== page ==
Felon brought loaded gun to Alameda County DA's office

Some DA's office employees were "extremely rattled" this week, one source said, raising multiple concerns about the incident Tuesday.

Felon brought loaded gun to Alameda County DA's office
The Alameda County DA's office headquarters at 7677 Oakport St. in Oakland. Google Street View

A 61-year-old man has been charged with two felonies this week after showing up at the Alameda County district attorney's office Tuesday armed with a loaded pistol, according to court papers.

Javier Inocencio was charged Wednesday with being a felon in possession of a firearm and possessing ammunition, court records show.

On Monday, authorities wrote, Inocencio had called the DA's office about making a complaint.

When staff told him they did not plan to initiate an investigation, Inocencio became upset and threatened to use a gun to harm himself, according to charging papers.

On Tuesday morning, sometime before 10:40 a.m., Inocencio made his way to the sixth floor of 7677 Oakport St., in Oakland, where DA Pamela Price moved her headquarters this year.

Three DA's office inspectors went out to speak with him in the sixth-floor lobby, authorities wrote.

"I immediately recognized him from his CRIMS photo," wrote DA Inspector Robert Alexander in court papers. "I asked that he come with us into the elevator and he agreed."

The inspectors then conducted a "cursory search" of Inocencio due to his statements Monday and because he owns a registered firearm, according to charging papers.

One of the inspectors "felt the outside of his pants pocket and almost immediately stated, 'he has a gun.' Inocencio was pulled to the ground in a prone position," and the officers confiscated a loaded Beretta from him, Alexander wrote.

Officers also found a second fully loaded magazine on Inocencio when they searched him, sources said.

The DA's office did not formally advise staff about the intruder until Wednesday at about 2:45 p.m., more than 24 hours after the incident occurred.

In an internal email to some staff members, which The Scanner reviewed, Justin Kollar wrote that Inocencio had shown up at the office wanting to discuss a complaint he had about a private attorney who handled a civil case for him.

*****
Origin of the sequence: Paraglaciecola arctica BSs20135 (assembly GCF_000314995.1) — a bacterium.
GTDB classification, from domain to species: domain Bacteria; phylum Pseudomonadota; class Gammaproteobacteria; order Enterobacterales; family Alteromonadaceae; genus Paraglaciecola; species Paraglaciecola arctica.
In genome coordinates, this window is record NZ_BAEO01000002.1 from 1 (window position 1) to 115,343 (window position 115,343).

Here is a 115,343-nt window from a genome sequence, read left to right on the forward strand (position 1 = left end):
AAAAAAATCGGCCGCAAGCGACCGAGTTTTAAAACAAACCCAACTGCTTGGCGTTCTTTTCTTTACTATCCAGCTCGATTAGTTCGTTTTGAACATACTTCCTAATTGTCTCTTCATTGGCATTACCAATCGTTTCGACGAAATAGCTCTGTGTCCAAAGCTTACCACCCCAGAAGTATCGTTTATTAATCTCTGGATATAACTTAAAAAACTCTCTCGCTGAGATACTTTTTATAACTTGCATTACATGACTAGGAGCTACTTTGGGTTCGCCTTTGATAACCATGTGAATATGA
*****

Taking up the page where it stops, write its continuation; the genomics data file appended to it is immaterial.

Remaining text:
"Our front door staff did their jobs correctly (and admirably) and refused the man entry," wrote Kollar, who serves as the DA's office Director of Strategic Initiatives, according to his LinkedIn page.

"At no point did the man draw his weapon or threaten to use it against DA staff and there are no facts currently available to indicate the man intended to use his firearm while at our Office," Kollar wrote.

In his email, he also wrote that the DA inspector team had "debriefed with those directly involved in the situation and we will be assessing what potential modifications to existing security procedures here at Oakport may be appropriate."

Some DA's office employees were left "extremely rattled" this week, one source said, raising concerns about how close the man was able to get to the office entrance, the second loaded magazine he carried, and the delayed notification to staff about what had taken place the prior day.

Unlike the main Oakland courthouse where the DA's headquarters were located prior to Price's tenure, the Oakport office has no weapons screening or formal law enforcement security, sources said.

As of Thursday, Inocencio remained in custody at Santa Rita Jail with a bail of $60,000, according to booking records.

He is scheduled for a pretrial hearing Tuesday morning.

Javier Inocencio. ACSO

Inocencio, whose city of residence was not immediately available, has only one prior criminal case listed in Alameda County, according to court records.

In 2016, he was charged with two misdemeanor counts of assault with a deadly weapon along with criminal threats and making obscene or threatening phone calls, according to court records.

In 2017, he was convicted of one of the assault counts and the other charges were dropped due to a plea deal. He was placed on probation through August 2020.

According to charging papers, Inocencio has two prior felony convictions, for drug sales in 1997 and domestic violence in 2003.

As of publication time, the Alameda County DA's office had not responded to a request for further information.

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